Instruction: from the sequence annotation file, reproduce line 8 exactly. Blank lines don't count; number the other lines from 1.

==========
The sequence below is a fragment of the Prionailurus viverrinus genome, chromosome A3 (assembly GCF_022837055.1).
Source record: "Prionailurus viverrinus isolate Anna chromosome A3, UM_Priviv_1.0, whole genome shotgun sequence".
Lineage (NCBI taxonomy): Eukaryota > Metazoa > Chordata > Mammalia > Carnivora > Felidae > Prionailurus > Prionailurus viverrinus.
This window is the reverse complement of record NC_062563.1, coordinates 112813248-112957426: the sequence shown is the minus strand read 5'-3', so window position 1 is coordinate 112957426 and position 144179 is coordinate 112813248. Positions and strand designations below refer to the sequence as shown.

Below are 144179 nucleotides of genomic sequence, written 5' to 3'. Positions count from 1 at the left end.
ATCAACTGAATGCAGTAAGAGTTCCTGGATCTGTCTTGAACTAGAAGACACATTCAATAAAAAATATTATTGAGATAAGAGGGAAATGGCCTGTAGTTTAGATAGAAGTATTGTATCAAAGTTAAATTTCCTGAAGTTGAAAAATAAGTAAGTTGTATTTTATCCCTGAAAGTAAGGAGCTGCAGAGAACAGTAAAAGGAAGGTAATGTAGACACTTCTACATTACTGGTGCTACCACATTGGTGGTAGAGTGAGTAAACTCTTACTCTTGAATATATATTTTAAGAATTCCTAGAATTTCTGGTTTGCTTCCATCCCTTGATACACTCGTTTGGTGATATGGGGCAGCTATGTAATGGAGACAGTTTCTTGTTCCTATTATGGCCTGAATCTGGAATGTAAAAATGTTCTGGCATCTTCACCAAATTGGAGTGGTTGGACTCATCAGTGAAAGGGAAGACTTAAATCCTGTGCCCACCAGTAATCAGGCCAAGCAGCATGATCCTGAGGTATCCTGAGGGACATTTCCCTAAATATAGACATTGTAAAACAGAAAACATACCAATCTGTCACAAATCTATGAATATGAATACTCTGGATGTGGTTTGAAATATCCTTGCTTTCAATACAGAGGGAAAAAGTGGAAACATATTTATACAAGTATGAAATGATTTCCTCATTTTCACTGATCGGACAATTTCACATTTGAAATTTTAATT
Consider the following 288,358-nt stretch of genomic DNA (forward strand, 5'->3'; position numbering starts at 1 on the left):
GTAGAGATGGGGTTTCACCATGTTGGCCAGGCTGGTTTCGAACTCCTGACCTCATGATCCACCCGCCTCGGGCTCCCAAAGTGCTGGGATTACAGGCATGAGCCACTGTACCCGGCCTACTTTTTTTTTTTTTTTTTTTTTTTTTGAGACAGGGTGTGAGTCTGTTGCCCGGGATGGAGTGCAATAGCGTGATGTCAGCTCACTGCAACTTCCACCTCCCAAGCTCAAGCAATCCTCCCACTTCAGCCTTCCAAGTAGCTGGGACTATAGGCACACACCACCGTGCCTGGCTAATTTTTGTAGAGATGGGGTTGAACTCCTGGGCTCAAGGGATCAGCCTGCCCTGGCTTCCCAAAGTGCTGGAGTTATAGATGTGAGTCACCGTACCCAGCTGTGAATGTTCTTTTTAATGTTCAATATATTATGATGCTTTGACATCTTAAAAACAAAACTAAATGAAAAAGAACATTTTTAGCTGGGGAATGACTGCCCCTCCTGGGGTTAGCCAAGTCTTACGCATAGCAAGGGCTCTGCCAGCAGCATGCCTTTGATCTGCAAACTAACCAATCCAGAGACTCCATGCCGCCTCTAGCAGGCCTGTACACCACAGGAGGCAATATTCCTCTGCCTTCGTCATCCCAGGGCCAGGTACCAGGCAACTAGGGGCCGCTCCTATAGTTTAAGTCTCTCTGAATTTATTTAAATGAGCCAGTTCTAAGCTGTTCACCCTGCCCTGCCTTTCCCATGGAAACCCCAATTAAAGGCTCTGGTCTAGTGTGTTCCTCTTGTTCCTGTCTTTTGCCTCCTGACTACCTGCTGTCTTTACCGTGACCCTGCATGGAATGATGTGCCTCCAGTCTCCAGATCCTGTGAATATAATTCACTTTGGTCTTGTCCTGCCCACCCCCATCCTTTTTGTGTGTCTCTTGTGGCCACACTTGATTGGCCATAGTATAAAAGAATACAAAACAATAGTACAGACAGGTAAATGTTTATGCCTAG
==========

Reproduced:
GTAGAGATGGGGTTTCACCATGTTGGCCAGGCTGGTTTCGAACTCCTGACCTCATGATCCACCCGCCTCGGGCTCCCAAAGTGCTGGGATTACAGGCATGAGCCACTGTACCCGGCCTACTTTTTTTTTTTTTTTTTTTTTTTTTGAGACAGGGTGTGAGTCTGTTGCCCGGGATGGAGTGCAATAGCGTGATGTCAGCTCACTGCAACTTCCACCTCCCAAGCTCAAGCAATCCTCCCACTTCAGCCTTCCAAGTAGCTGGGACTATAGGCACACACCACCGTGCCTGGCTAATTTTTGTAGAGATGGGGTTGAACTCCTGGGCTCAAGGGATCAGCCTGCCCTGGCTTCCCAAAGTGCTGGAGTTATAGATGTGAGTCACCGTACCCAGCTGTGAATGTTCTTTTTAATGTTCAATATATTATGATGCTTTGACATCTTAAAAACAAAACTAAATGAAAAAGAACATTTTTAGCTGGGGAATGACTGCCCCTCCTGGGGTTAGCCAAGTCTTACGCATAGCAAGGGCTCTGCCAGCAGCATGCCTTTGATCTGCAAACTAACCAATCCAGAGACTCCATGCCGCCTCTAGCAGGCCTGTACACCACAGGAGGCAATATTCCTCTGCCTTCGTCATCCCAGGGCCAGGTACCAGGCAACTAGGGGCCGCTCCTATAGTTTAAGTCTCTCTGAATTTATTTAAATGAGCCAGTTCTAAGCTGTTCACCCTGCCCTGCCTTTCCCATGGAAACCCCAATTAAAGGCTCTGGTCTAGTGTGTTCCTCTTGTTCCTGTCTTTTGCCTCCTGACTACCTGCTGTCTTTACCGTGACCCTGCATGGAATGATGTGCCTCCAGTCTCCAGATCCTGTGAATATAATTCACTTTGGTCTTGTCCTGCCCACCCCCATCCTTTTTGTGTGTCTCTTGTGGCCACACTTGATTGGCCATAGTATAAAAGAATACAAAACAATAGTACAGACAGGTAAATGTTTATGCCTAG